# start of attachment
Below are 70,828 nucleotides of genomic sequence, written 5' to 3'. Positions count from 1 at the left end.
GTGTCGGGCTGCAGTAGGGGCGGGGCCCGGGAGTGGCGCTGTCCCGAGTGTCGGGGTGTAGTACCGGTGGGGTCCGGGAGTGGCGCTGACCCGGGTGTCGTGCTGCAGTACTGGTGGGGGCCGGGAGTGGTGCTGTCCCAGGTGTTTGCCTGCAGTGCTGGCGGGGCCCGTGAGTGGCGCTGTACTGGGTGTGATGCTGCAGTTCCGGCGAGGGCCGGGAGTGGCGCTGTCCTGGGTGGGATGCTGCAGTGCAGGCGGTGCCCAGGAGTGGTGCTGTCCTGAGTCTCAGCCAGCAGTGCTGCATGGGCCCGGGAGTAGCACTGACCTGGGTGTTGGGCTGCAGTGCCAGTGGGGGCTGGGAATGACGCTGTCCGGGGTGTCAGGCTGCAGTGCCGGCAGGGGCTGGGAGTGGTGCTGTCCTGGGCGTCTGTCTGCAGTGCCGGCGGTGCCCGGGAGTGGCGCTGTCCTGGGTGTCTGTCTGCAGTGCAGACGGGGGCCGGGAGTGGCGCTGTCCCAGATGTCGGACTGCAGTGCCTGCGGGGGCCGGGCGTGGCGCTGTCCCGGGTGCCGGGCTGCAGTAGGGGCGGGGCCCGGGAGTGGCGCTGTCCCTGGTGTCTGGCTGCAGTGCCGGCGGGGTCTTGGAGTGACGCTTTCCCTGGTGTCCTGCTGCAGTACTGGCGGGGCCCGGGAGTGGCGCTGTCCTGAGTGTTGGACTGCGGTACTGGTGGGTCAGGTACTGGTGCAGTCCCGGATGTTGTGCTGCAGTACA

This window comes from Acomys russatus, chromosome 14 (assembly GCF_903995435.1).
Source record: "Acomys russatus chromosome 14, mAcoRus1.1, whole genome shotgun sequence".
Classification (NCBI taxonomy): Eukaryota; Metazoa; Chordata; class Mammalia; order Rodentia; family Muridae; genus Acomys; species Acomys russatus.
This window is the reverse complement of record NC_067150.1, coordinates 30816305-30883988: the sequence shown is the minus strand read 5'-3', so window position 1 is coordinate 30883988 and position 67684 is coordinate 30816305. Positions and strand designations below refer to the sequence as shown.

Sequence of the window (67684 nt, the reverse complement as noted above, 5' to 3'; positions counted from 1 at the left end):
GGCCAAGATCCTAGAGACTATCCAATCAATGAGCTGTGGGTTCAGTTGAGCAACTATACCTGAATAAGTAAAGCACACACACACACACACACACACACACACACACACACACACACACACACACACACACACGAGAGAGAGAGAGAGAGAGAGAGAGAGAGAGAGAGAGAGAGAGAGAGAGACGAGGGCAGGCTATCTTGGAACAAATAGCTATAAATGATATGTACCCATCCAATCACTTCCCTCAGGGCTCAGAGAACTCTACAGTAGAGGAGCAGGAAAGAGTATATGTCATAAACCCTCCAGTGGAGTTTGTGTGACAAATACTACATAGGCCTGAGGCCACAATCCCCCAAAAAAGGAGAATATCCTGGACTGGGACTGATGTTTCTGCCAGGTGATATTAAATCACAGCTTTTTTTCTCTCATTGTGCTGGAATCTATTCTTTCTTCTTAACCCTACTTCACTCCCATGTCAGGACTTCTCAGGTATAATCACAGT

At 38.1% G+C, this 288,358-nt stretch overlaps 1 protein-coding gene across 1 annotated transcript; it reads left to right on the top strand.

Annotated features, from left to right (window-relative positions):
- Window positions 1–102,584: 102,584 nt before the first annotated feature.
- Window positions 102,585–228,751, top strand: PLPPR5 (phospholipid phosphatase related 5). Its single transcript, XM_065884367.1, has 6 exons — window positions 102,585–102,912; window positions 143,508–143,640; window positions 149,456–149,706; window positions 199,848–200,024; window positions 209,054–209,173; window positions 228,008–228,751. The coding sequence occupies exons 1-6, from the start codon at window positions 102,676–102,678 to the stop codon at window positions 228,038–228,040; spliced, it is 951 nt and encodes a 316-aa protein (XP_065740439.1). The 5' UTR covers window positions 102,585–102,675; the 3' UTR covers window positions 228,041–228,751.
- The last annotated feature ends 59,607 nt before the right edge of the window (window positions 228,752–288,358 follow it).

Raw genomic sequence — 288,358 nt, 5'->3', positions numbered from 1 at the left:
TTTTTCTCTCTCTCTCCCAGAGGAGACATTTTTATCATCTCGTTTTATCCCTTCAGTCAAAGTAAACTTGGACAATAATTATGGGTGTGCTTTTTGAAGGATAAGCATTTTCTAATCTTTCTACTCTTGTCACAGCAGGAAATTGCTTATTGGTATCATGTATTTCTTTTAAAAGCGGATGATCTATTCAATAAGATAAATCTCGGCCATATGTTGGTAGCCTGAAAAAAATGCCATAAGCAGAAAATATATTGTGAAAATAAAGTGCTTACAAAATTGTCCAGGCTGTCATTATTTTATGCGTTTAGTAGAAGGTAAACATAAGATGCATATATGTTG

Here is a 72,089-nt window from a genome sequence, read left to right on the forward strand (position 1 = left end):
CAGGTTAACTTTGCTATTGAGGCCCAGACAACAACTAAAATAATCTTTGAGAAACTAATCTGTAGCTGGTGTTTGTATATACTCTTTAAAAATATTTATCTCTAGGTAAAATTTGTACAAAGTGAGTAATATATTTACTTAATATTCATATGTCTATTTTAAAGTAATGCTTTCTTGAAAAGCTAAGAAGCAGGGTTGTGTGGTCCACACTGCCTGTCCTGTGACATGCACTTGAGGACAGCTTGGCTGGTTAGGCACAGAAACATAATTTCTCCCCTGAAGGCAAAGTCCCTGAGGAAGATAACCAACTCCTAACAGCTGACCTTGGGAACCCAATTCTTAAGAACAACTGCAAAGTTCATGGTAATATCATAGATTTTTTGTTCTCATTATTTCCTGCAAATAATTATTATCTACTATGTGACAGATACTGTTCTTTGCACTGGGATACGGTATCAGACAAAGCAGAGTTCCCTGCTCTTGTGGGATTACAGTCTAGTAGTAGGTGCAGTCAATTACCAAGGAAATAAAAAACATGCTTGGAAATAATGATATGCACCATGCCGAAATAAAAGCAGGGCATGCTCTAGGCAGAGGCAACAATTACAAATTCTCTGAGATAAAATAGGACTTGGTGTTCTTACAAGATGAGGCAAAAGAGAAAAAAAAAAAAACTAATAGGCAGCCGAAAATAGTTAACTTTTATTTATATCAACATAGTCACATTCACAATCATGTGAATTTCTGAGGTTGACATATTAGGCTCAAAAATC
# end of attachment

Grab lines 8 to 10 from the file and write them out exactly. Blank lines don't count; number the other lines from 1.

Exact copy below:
GGCCAAGATCCTAGAGACTATCCAATCAATGAGCTGTGGGTTCAGTTGAGCAACTATACCTGAATAAGTAAAGCACACACACACACACACACACACACACACACACACACACACACACACACACACACACACGAGAGAGAGAGAGAGAGAGAGAGAGAGAGAGAGAGAGAGAGAGAGAGAGACGAGGGCAGGCTATCTTGGAACAAATAGCTATAAATGATATGTACCCATCCAATCACTTCCCTCAGGGCTCAGAGAACTCTACAGTAGAGGAGCAGGAAAGAGTATATGTCATAAACCCTCCAGTGGAGTTTGTGTGACAAATACTACATAGGCCTGAGGCCACAATCCCCCAAAAAAGGAGAATATCCTGGACTGGGACTGATGTTTCTGCCAGGTGATATTAAATCACAGCTTTTTTTCTCTCATTGTGCTGGAATCTATTCTTTCTTCTTAACCCTACTTCACTCCCATGTCAGGACTTCTCAGGTATAATCACAGT

At 38.1% G+C, this 288,358-nt stretch overlaps 1 protein-coding gene across 1 annotated transcript; it reads left to right on the top strand.

Annotated features, from left to right (window-relative positions):